Red Coats return after 250 years

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10 JUNE 2013NEWS RELEASE No: 15964

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Three 18th century Red Coats arrived at Achlain, Glen Moriston yesterday to help mark the completion of a restoration project to part of one of Scotland’s most important historic monuments.

The project, managed by Forestry Commission Scotland, involved the consolidation and repair of three original surviving bridges on the 18th century military road network in the Highlands.

Matt Ritchie, Forestry Commission Scotland’s Archaeologist, said:

“The road played a key role in the course of Scottish history and as such is a hugely important artefact.

 “General Wade – and then Major Caulfeild – spent decades building a 1600km long network of roads, bridges and fords that crossed some of the most rugged terrain in Scotland, in order to counter the feared Jacobite threat.

“It helped confirm and extend the power of the crown but, once it had outlived its military purpose, it began to enhance and encourage communications, trade and development throughout the region.”

The need for the conservation work was highlighted after the Commission carried out an archaeological survey of the 18th century military road network on Scotland’s national forest estate.

Giles Brockman, for the Commission’s team in Inverness Ross & Skye District, managed the project. He said:

“Unfortunately, much of the network has now been lost or destroyed by modern roads and only short stretches of the original 18th century road survive.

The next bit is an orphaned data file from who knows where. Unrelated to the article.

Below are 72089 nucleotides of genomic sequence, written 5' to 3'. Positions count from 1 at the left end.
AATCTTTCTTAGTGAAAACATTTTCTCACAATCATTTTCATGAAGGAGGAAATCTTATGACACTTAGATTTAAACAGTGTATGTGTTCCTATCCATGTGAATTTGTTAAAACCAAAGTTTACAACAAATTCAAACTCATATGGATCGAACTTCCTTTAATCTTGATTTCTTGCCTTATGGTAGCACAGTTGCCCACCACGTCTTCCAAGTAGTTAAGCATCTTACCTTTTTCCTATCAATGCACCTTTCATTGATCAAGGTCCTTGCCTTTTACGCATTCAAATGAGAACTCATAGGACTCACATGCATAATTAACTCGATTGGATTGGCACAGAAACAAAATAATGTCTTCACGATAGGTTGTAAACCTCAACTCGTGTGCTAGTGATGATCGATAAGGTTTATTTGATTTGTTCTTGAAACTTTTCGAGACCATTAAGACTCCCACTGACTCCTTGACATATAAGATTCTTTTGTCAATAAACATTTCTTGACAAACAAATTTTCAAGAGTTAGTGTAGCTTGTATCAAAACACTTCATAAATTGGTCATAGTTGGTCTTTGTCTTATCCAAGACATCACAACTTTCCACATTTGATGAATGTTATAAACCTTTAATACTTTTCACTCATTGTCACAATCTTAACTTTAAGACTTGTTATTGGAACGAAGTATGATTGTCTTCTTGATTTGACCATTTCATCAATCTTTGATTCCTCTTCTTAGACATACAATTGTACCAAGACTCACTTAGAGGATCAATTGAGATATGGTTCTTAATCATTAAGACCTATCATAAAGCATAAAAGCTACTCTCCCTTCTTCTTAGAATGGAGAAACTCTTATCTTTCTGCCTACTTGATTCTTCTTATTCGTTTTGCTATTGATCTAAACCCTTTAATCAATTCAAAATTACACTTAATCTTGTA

“Original bridges and culverts are now rare but the fact that some of the bridges are still in very good condition - and still in use - stands as testament to the skill of those who worked them.

“For it’s time it was an astonishing feat of engineering, given the ruggedness of the landscape and the fact that Wade and Caulfeild’s men relied on only gun powder, hand tools and the materials at hand.”

1. Forestry Commission Scotland is part of the Scottish Government's Environment & Forestry Directorate

2.  The archaeological survey recorded and assessed the condition of surviving features along about 66 km of the known road network in the Highlands. The Highland military road network was constructed by General George Wade between 1725 and 1733 and comprises over 400km of road and about 40 bridges, linking the four barracks at Fort William, Fort Augustus, Inverness and Ruthven. The network was greatly extended by Major William Caulfeild between 1740 and 1767.

3. The three bridges were consolidated and expertly repointed with lime mortar by Graeme Brown Stone Masons Ltd under the direction of Ms Krystyna Pytasz from Addison Conservation + Design. The archaeological recording work was undertaken by AOC Archaeology and Ross & Cromarty Archaeological Services. The work was managed by Giles Brockman (Environment Manager, Inverness Ross & Skye Forest District), Alan Jackson (Forestry Civil Engineering Bridge Unit Works Manager) and Matt Ritchie (FCS Archaeologist). The re-enactors were provided by Alba Adventure Company.

4. Tha FCS ag obair mar bhuidheann-stiùiridh coilltearachd Riaghaltas na h-Alba agus a' riaghladh nan 660,000 heactairean ann an Oighreachd na Coille Nàiseanta, a' dìonadh, a' cumail smachd air agus a' leudachadh nan coilltean gus buannachdan a thoirt dha coimhearsnachdan, an eaconamaidh agus, ag obair an aghaidh atharrachadh gnàth-shìde.

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6. The attached image shows the Red Coat re-enactors from Alba Adventure Company (Mike Newcomen front centre and solo image).

7. Media enquiries to Paul Munro, Forestry Commission Scotland press office, 0131 314 6507